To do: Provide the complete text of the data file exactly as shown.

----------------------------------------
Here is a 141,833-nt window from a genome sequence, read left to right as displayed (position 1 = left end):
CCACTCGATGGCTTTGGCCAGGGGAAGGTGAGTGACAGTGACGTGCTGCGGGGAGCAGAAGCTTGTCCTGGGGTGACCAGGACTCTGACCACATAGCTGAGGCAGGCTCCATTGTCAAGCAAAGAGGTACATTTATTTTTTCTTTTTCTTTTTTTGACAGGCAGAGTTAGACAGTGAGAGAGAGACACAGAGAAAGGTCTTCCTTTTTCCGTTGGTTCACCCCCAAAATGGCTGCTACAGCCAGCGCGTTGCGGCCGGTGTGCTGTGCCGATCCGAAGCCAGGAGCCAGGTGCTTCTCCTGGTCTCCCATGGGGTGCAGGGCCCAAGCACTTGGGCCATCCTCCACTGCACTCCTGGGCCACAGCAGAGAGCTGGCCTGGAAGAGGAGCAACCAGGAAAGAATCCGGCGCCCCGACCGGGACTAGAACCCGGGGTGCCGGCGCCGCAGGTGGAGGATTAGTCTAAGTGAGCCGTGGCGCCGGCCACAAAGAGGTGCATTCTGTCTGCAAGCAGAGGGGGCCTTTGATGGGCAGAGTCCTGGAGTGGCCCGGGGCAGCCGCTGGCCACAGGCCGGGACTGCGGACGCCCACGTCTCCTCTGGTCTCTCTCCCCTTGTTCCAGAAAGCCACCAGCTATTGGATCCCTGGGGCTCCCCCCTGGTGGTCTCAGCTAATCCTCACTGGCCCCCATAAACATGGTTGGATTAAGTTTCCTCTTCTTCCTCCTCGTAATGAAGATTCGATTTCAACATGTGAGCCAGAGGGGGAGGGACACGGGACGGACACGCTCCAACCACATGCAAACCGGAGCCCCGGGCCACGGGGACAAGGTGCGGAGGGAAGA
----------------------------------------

Here is a 141,833-nt window from a genome sequence, read left to right as displayed (position 1 = left end):
CCACTCGATGGCTTTGGCCAGGGGAAGGTGAGTGACAGTGACGTGCTGCGGGGAGCAGAAGCTTGTCCTGGGGTGACCAGGACTCTGACCACATAGCTGAGGCAGGCTCCATTGTCAAGCAAAGAGGTACATTTATTTTTTCTTTTTCTTTTTTTGACAGGCAGAGTTAGACAGTGAGAGAGAGACACAGAGAAAGGTCTTCCTTTTTCCGTTGGTTCACCCCCAAAATGGCTGCTACAGCCAGCGCGTTGCGGCCGGTGTGCTGTGCCGATCCGAAGCCAGGAGCCAGGTGCTTCTCCTGGTCTCCCATGGGGTGCAGGGCCCAAGCACTTGGGCCATCCTCCACTGCACTCCTGGGCCACAGCAGAGAGCTGGCCTGGAAGAGGAGCAACCAGGAAAGAATCCGGCGCCCCGACCGGGACTAGAACCCGGGGTGCCGGCGCCGCAGGTGGAGGATTAGTCTAAGTGAGCCGTGGCGCCGGCCACAAAGAGGTGCATTCTGTCTGCAAGCAGAGGGGGCCTTTGATGGGCAGAGTCCTGGAGTGGCCCGGGGCAGCCGCTGGCCACAGGCCGGGACTGCGGACGCCCACGTCTCCTCTGGTCTCTCTCCCCTTGTTCCAGAAAGCCACCAGCTATTGGATCCCTGGGGCTCCCCCCTGGTGGTCTCAGCTAATCCTCACTGGCCCCCATAAACATGGTTGGATTAAGTTTCCTCTTCTTCCTCCTCGTAATGAAGATTCGATTTCAACATGTGAGCCAGAGGGGGAGGGACACGGGACGGACACGCTCCAACCACATGCAAACCGGAGCCCCGGGCCACGGGGACAAGGTGCGGAGGGAAGA